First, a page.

New housing sales fall last week
Sentiment among new home buyers eased in Shanghai last week despite a jump in new supply, the latest market data showed.
The area of new residential properties sold, excluding government-subsidized affordable housing, fell 13.1 percent to around 145,000 square meters in the seven days to Sunday, Shanghai Centaline Property Consultants Co said in its regular Monday report.
Across the city, six districts managed to register more than 10,000 square meters in weekly transaction volume, providing support for overall stability of the market. Outlying Qingpu, which had been the most sought-after area in the past few weeks, saw its sales plunge 34.1 percent to around 26,000 square meters. In Pudong New Area, new housing sales dived 38.1 percent to some 13,000 square meters whilst in Fengxian and Songjiang, they both stayed above the 15,000-square-meter mark.
Citywide, new homes sold for an average of 54,463 yuan (US$7,880) per square meter, a week-on-week decrease of 6.3 percent.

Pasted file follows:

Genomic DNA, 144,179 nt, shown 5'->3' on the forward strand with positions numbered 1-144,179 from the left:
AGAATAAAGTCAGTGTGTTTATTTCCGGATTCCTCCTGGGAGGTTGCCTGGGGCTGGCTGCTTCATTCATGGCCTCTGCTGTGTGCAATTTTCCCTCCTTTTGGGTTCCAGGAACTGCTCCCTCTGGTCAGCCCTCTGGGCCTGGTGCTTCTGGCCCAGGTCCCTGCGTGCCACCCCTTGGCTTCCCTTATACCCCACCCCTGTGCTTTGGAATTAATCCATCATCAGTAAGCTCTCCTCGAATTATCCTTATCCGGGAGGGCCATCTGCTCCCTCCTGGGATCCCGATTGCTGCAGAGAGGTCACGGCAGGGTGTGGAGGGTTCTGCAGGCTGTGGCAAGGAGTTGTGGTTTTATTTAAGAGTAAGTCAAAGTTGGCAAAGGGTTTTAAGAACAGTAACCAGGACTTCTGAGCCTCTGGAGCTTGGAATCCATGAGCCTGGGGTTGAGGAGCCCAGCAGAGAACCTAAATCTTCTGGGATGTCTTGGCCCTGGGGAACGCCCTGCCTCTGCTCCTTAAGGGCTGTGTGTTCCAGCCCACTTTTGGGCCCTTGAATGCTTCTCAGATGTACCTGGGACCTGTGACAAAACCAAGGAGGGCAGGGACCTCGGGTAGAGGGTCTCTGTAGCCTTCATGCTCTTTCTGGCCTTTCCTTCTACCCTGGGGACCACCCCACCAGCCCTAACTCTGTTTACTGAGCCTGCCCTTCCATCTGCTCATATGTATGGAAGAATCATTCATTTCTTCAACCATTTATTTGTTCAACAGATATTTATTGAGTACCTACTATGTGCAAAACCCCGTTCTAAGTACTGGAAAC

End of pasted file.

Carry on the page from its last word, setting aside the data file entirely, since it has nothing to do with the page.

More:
"Eight of the top 10 projects in terms of transaction area cost more than 50,000 yuan per square meter with one of them selling for above 110,000 yuan per square meter," said Lu Wenxi, Centaline's senior research manager. "However, none managed to register seven-day sales of more than 100 units, evidence for a retreat in momentum."
A residential project in western Qingpu with a price tag of 56,361 yuan per square meter sold 9,721 square meters, or 85 units, for an average 56,361 yuan per square meter, outperforming all counterparts. It was immediately trailed by a development in Fengxian, which unloaded 8,046 square meters, or 97 apartments, for an average price of 22,884 yuan per square meter, according to Centaline data.
On the supply side, about 194,000 square meters of new housing in five projects were released into the market, 65.7 percent more than last week, Centaline said.
In the coming weeks, new home sales in Shanghai will probably hover between 150,000 square meters and 200,000 square meters, Centaline predicted, citing fluctuations in new supply over the last few weeks.